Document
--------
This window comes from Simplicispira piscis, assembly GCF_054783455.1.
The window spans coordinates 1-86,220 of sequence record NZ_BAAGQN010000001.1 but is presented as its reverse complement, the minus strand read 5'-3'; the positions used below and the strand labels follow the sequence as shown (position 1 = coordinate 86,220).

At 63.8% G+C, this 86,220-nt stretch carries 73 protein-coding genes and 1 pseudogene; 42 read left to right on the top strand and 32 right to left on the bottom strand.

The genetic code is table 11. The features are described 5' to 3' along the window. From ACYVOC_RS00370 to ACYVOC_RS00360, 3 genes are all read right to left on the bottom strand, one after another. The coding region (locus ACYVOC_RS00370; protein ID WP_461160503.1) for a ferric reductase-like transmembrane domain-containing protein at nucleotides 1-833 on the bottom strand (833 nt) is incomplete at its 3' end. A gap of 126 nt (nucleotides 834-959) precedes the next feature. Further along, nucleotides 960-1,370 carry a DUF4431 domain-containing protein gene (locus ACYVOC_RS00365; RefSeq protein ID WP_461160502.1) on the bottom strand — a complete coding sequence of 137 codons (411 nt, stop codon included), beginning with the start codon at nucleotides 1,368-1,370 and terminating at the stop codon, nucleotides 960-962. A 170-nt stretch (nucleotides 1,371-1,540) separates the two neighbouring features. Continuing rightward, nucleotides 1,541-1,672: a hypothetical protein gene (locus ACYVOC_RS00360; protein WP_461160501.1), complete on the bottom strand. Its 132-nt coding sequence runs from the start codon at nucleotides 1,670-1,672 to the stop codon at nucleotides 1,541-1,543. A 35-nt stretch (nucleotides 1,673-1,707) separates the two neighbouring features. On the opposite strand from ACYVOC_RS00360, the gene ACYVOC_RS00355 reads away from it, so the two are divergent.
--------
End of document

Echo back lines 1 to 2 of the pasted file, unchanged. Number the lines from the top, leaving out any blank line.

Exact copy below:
This window comes from Simplicispira piscis, assembly GCF_054783455.1.
The window spans coordinates 1-86,220 of sequence record NZ_BAAGQN010000001.1 but is presented as its reverse complement, the minus strand read 5'-3'; the positions used below and the strand labels follow the sequence as shown (position 1 = coordinate 86,220).